This week is going to be a "things I'm thinking about" week, so let's start with a recent Seth Godin blog post called Problems and Boundaries:
All problems have solutions.
That’s what makes them problems.
The solution might involve trade-offs or expenses that you don’t want to incur. You might choose not to solve the problem. But there is a solution. Perhaps you haven’t found it yet. Perhaps you need to do more research or make some tradeoffs in what you’re hoping for.
If there is no solution, then it’s not a problem.
It’s a regrettable situation. It’s a boundary condition. It’s something you’ll need to live with.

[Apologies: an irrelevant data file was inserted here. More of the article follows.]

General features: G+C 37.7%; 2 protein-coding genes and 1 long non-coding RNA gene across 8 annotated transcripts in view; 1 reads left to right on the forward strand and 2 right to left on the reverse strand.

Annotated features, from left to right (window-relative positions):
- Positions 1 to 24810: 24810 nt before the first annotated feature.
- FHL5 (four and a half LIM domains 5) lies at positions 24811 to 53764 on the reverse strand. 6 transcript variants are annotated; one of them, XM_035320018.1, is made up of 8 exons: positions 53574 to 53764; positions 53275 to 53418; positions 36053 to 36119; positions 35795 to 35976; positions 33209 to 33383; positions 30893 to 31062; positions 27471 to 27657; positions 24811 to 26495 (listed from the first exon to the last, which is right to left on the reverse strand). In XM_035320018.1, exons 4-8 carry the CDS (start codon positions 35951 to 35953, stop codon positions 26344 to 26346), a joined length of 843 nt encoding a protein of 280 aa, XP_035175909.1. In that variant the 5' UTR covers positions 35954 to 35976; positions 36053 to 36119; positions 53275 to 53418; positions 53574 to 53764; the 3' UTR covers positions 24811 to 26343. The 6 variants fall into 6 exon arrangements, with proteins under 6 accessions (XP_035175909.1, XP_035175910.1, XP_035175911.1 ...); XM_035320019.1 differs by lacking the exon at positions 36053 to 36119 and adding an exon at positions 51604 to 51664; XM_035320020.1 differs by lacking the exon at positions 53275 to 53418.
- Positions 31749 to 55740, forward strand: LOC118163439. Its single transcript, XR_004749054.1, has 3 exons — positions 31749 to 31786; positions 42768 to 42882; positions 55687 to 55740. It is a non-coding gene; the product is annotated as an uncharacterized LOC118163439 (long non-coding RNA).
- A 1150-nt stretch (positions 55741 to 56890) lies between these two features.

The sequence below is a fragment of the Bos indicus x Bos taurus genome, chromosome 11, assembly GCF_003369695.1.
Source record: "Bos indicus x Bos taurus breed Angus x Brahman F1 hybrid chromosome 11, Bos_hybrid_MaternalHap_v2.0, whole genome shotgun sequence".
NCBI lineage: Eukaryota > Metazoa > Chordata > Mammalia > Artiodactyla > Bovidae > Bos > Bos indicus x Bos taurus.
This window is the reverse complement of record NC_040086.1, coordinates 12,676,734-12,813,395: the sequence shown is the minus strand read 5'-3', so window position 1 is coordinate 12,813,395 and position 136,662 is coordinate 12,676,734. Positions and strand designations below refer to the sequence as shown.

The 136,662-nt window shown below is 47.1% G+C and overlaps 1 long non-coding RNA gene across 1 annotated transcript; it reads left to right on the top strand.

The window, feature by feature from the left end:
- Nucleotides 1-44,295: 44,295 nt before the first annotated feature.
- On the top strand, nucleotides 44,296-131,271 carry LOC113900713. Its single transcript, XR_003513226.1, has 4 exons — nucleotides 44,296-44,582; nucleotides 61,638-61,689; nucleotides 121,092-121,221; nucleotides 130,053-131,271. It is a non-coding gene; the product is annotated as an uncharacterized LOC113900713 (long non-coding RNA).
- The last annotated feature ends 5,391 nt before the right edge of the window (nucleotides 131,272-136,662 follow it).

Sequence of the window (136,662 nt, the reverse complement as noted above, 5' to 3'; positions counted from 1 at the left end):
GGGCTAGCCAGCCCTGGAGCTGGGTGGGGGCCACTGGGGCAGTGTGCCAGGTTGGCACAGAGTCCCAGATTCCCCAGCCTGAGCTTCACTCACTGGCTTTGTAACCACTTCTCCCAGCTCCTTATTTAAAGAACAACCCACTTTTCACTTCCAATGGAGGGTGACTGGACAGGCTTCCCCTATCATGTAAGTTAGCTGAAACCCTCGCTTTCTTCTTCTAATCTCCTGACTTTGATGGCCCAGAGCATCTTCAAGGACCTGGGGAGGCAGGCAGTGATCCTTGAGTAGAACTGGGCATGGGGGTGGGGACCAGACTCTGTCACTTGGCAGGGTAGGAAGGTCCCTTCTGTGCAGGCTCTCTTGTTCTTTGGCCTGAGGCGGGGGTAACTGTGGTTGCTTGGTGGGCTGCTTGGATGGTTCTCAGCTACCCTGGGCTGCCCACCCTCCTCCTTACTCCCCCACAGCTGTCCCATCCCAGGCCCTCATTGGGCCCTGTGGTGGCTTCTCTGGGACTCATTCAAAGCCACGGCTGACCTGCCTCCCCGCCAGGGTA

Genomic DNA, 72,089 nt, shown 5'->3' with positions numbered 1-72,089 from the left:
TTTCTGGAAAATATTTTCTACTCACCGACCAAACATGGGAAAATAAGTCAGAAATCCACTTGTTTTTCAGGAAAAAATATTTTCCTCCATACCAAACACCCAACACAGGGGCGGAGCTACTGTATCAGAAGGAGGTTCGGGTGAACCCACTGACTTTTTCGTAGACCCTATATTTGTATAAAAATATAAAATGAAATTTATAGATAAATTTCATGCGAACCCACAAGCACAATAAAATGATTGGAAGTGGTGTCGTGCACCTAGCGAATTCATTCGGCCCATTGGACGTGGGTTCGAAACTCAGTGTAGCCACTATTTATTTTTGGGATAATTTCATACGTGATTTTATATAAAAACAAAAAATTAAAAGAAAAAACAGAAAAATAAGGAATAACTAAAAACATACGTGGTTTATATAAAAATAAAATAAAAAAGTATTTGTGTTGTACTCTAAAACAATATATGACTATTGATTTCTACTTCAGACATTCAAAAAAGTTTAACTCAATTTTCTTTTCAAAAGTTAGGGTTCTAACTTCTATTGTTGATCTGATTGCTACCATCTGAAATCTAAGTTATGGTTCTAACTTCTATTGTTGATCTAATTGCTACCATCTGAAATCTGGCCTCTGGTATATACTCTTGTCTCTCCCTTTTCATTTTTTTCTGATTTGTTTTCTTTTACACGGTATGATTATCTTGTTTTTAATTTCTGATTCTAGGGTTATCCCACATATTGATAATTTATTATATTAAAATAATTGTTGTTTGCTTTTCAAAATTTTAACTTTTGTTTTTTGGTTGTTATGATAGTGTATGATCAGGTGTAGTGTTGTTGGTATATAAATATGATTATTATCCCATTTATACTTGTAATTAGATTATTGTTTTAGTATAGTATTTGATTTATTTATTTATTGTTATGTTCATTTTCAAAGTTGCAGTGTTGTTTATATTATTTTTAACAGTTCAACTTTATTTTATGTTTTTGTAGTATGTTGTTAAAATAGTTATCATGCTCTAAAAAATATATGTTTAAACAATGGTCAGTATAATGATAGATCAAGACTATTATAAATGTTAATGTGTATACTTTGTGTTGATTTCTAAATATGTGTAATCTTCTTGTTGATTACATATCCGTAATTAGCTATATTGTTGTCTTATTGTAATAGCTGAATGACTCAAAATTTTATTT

So. Problems vs. boundaries is something I've been thinking about in my own life and — not at all coincidentally — one of the focuses of NEXT BOOK.
The examples of boundary conditions Seth gives in his blog post are along the lines of choices eliminating other choices: if you have committed your time to event X, you cannot also commit to simultaneous event Y.
I'm fine with that. I LOVE that. Even the part that comes with hard tradeoffs.
But I'm curious about larger-scale problems (climate change, socioeconomic disparity, etc.), the point at which they turn into boundary conditions, and what that implies.